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Slain Penn State Abington student was set to graduate Friday

Mohan Varughese worked hard for his prized Kawasaki motorcycle.

Mohan Varughese worked hard for his prized Kawasaki motorcycle.

The 23-year-old Bustleton native bought the shiny red Ninja with tips earned parking cars at a Center City restaurant. He got it last summer, just in time for his final year at Penn State Abington, where he was set to graduate Friday with a psychology degree.

Monday afternoon, someone else wanted it and killed him over it.

Varughese was visiting his girlfriend, a Temple University student, at a house on the 2200 Block of North Camac Street, a few blocks north of Temple. The couple was sitting on the steps in the sun. His bike was parked on the curb.

A man put a gun to his face, demanding the keys.

Varughese said, 'Don't do this,' according to police.

The gunman repeated his demands and the shot Varughese in the chest and cheek.

The killer didn't take the bike. He just shot Varughese for not moving quick enough and then ran away, said Homicide Capt. James Clark said.

"A cold-blooded killer," said Clark, who described the suspect as a black male in his early 20s, heavily tattooed, including a teardrop tattoo under his left eye.

Tuesday morning, grieving relatives and friends held a prayer vigil at the Varughese home, located on a quiet street off Welsh Road. Vaughese commuted to school and lived with his parents. Three religious candles burned on the sidewalk in front of his house, while the family, which is of Indian descent, held a prayer vigil inside. The family did not wish to speak to the media, said a relative.

Varughese's college buddies mourned a friend they described as outgoing and full of life. George Mejia, also a senior at Abington recalled softball games and fishing trips with Varughese, and the Halloween when Varughese styled his hair in a bowl cut and went as rapper Rick Ross.

Parking fancy cars as a valet motivated Varughese to save harder for his bike, Mejia said.

"That motorcycle was his pride and joy," he said.

Varughese was cautious about taking his motorcycle when visiting his girlfriend, his friends said.

During a visit late last year, his late model Honda Civic was stolen. His schoolbooks and papers were lost in that theft.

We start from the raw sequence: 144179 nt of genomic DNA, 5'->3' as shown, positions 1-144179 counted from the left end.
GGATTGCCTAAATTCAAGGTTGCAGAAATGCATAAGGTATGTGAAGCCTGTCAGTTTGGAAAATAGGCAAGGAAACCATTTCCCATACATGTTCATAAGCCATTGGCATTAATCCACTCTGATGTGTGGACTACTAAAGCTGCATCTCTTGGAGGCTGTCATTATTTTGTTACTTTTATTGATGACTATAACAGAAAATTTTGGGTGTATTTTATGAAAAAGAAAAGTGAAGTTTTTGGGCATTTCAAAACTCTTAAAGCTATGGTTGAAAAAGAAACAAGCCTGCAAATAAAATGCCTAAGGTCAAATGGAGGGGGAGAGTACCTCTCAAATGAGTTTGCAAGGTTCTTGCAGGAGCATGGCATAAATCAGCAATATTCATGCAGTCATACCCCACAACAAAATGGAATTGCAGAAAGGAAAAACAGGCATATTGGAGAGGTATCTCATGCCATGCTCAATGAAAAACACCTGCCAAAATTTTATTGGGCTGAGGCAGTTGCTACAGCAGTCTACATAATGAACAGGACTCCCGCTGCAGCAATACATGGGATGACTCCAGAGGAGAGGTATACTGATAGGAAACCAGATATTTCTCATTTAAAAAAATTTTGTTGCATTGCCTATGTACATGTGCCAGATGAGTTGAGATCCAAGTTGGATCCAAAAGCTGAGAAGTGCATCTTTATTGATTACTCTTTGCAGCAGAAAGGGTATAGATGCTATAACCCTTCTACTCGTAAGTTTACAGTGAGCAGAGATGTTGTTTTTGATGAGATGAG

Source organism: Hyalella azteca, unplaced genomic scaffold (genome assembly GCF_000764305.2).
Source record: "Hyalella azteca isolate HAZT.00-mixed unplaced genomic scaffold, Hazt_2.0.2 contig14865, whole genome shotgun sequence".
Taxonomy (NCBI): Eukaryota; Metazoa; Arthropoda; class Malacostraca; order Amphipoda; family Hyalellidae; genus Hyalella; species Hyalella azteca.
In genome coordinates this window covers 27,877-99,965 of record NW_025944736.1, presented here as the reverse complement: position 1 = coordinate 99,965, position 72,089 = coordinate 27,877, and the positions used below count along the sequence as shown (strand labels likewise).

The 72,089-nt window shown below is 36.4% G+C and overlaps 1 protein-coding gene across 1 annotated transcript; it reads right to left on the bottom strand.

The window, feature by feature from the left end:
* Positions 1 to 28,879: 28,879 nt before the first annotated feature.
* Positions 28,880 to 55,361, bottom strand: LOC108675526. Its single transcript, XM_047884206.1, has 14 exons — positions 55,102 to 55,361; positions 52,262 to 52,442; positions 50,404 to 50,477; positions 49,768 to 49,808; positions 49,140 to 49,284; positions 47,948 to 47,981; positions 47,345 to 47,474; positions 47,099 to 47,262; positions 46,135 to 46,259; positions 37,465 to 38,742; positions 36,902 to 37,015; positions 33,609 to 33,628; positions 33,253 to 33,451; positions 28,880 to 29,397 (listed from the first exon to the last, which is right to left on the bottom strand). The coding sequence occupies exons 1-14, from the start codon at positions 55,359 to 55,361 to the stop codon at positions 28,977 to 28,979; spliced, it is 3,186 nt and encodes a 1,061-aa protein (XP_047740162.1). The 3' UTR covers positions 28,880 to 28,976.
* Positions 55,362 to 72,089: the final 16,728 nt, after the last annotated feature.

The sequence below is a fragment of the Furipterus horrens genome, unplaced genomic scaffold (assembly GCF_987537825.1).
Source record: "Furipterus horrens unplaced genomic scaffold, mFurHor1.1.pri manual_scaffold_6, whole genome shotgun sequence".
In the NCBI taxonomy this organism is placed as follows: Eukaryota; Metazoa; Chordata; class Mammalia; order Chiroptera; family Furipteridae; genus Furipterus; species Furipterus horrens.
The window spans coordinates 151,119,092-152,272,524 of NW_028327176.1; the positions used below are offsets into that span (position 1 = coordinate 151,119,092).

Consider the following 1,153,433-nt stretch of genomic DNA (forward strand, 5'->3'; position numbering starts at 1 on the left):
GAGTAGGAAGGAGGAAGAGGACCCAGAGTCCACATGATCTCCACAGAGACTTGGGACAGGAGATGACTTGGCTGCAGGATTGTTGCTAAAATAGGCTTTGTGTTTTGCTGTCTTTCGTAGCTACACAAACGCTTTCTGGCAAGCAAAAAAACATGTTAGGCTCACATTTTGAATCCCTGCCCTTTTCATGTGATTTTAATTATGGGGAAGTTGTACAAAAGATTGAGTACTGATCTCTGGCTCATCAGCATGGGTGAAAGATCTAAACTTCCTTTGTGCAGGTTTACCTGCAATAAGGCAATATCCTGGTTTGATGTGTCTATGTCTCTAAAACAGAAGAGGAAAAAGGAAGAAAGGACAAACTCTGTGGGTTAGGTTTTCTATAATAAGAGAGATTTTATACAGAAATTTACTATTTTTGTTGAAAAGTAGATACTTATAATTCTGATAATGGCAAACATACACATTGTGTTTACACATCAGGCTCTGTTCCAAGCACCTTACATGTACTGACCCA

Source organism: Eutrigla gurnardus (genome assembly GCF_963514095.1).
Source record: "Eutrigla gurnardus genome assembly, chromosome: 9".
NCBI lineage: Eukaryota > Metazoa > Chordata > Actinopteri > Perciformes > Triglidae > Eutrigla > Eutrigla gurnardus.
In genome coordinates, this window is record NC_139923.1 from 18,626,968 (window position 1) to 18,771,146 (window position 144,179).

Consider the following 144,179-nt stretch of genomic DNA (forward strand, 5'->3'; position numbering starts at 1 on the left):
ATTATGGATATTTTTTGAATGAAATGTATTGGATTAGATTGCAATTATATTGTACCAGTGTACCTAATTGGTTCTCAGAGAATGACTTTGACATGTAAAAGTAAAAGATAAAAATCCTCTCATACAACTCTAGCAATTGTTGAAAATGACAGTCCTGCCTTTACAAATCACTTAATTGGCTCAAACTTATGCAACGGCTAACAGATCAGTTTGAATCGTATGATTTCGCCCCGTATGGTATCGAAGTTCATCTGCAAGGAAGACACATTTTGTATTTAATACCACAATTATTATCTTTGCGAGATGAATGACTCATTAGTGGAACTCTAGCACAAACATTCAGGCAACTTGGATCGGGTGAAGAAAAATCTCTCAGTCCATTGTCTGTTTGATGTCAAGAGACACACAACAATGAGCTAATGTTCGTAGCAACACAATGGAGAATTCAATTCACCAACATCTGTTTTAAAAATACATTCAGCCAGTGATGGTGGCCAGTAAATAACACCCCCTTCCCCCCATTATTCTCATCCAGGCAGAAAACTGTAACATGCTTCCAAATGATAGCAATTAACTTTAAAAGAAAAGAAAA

Varughese scored a perfect semester of straight A's in his final grading period, said his psychology thesis adviser, Michael Bernstein.

"He was especially motivated and enthusiastic, very prepared to be taking on the world," Bernstein said.

Varughese had recently landed a job working as a youth counselor and wanted to use his degree to help underprivileged kids, his teacher said.

For his thesis, Varughese wrote about "mortality salience," the study of how people deal with the eventuality of their own deaths.

He found that awareness of death can make people embrace life.

"Maybe thinking about dying at an early age could actually increase a person's mood and self-esteem," he wrote. "Thinking about how short life is might lead people to also think about the things that are really important."

On Tuesday afternoon, blood still spotted the Camac street cement where Varughese fell.

The small street is a mix of long-term residents and Temple students, who recently moved in.

Four homes on the street are being renovated, and while fleeing the scene Monday, Varughese's killer had to jump over construction workers in a hole in the street.

"This is the frontier," said Temple sophomore Marl Elofer, who heard the shots from his rented apartment across the street.

Most Temple students live west of Broad Street, he said, but recently more have been finding home on the northeast side of Broad, he said.

One of his roommates was robbed a few months ago at gunpoint while sitting on the front steps, Elofer said. Now the group is moving, he said.

Tanina Tindley, 29, lives across the street, too. She has lived on Camac her whole life, she said. She rushed outside when she heard the shots.

One neighbor held a shirt to Varughese's wounds, she recalled, while the dying man's girlfriend cradled his head in her lap.

As she spoke, a man placed a stuffed toy bear with a Penn State hat on the spot where Varughese died. After the man walked away, the wind blew the cap off the bear.

Tindley walked off her porch, picked the hat up, and put it back.